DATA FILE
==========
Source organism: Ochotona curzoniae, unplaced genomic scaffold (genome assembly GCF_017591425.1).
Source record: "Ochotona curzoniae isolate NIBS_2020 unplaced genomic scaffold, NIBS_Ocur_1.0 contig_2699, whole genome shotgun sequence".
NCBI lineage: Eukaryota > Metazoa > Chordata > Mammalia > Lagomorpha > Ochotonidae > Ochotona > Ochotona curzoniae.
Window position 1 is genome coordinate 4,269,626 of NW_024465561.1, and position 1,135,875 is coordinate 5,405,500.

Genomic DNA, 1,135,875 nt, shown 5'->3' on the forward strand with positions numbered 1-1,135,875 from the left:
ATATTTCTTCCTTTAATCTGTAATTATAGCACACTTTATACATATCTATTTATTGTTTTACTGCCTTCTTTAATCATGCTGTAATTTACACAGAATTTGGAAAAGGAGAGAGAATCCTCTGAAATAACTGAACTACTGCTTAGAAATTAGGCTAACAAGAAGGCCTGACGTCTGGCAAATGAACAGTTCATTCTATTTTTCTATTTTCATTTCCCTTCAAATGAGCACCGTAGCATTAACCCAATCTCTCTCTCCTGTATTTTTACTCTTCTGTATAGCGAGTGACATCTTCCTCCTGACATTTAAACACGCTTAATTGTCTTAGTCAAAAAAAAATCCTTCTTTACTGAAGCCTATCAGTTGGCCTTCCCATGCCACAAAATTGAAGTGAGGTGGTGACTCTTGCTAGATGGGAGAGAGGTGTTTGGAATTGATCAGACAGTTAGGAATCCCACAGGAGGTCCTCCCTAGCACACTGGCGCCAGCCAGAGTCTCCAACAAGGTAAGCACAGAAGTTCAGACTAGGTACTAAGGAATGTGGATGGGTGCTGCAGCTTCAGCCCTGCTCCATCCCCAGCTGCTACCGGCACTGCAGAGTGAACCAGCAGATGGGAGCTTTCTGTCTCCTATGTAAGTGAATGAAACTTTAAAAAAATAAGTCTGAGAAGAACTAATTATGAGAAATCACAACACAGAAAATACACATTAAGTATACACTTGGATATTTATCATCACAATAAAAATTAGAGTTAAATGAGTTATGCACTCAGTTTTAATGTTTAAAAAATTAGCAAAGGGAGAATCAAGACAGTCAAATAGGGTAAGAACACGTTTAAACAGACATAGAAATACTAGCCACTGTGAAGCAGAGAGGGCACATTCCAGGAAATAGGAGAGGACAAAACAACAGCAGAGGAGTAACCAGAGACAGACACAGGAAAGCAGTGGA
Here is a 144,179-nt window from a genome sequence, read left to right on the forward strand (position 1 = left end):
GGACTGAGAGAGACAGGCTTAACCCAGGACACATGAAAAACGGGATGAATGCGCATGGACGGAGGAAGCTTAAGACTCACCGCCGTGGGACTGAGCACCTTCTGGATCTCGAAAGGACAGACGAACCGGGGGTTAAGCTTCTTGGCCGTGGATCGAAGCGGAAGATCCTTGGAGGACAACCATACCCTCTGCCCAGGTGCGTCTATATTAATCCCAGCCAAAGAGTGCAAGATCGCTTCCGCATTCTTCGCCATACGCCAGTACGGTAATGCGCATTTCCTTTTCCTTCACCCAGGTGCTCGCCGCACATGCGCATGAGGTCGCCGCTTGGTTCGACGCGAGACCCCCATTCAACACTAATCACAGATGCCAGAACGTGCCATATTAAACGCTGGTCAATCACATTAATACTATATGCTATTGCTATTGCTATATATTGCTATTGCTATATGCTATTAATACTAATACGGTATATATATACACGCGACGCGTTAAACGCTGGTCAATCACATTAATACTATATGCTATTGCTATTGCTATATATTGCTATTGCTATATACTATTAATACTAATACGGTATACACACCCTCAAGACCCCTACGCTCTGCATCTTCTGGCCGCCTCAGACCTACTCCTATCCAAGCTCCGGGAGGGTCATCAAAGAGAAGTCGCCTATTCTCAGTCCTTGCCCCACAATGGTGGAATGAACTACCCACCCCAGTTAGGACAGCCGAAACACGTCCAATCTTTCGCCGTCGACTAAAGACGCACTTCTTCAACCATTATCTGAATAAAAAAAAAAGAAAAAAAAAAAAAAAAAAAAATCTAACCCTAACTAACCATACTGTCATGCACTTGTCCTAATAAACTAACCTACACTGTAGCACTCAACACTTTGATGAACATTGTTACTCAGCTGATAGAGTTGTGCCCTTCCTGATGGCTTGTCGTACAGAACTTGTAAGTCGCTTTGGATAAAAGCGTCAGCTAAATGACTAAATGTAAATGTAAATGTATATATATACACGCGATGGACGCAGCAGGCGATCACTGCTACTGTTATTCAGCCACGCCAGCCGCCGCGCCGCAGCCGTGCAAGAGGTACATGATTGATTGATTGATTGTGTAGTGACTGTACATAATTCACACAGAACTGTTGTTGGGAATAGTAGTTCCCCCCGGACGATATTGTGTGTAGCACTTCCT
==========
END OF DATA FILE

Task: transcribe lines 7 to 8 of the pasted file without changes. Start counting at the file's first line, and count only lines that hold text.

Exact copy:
Here is a 144,179-nt window from a genome sequence, read left to right on the forward strand (position 1 = left end):
GGACTGAGAGAGACAGGCTTAACCCAGGACACATGAAAAACGGGATGAATGCGCATGGACGGAGGAAGCTTAAGACTCACCGCCGTGGGACTGAGCACCTTCTGGATCTCGAAAGGACAGACGAACCGGGGGTTAAGCTTCTTGGCCGTGGATCGAAGCGGAAGATCCTTGGAGGACAACCATACCCTCTGCCCAGGTGCGTCTATATTAATCCCAGCCAAAGAGTGCAAGATCGCTTCCGCATTCTTCGCCATACGCCAGTACGGTAATGCGCATTTCCTTTTCCTTCACCCAGGTGCTCGCCGCACATGCGCATGAGGTCGCCGCTTGGTTCGACGCGAGACCCCCATTCAACACTAATCACAGATGCCAGAACGTGCCATATTAAACGCTGGTCAATCACATTAATACTATATGCTATTGCTATTGCTATATATTGCTATTGCTATATGCTATTAATACTAATACGGTATATATATACACGCGACGCGTTAAACGCTGGTCAATCACATTAATACTATATGCTATTGCTATTGCTATATATTGCTATTGCTATATACTATTAATACTAATACGGTATACACACCCTCAAGACCCCTACGCTCTGCATCTTCTGGCCGCCTCAGACCTACTCCTATCCAAGCTCCGGGAGGGTCATCAAAGAGAAGTCGCCTATTCTCAGTCCTTGCCCCACAATGGTGGAATGAACTACCCACCCCAGTTAGGACAGCCGAAACACGTCCAATCTTTCGCCGTCGACTAAAGACGCACTTCTTCAACCATTATCTGAATAAAAAAAAAAGAAAAAAAAAAAAAAAAAAAAATCTAACCCTAACTAACCATACTGTCATGCACTTGTCCTAATAAACTAACCTACACTGTAGCACTCAACACTTTGATGAACATTGTTACTCAGCTGATAGAGTTGTGCCCTTCCTGATGGCTTGTCGTACAGAACTTGTAAGTCGCTTTGGATAAAAGCGTCAGCTAAATGACTAAATGTAAATGTAAATGTATATATATACACGCGATGGACGCAGCAGGCGATCACTGCTACTGTTATTCAGCCACGCCAGCCGCCGCGCCGCAGCCGTGCAAGAGGTACATGATTGATTGATTGATTGTGTAGTGACTGTACATAATTCACACAGAACTGTTGTTGGGAATAGTAGTTCCCCCCGGACGATATTGTGTGTAGCACTTCCT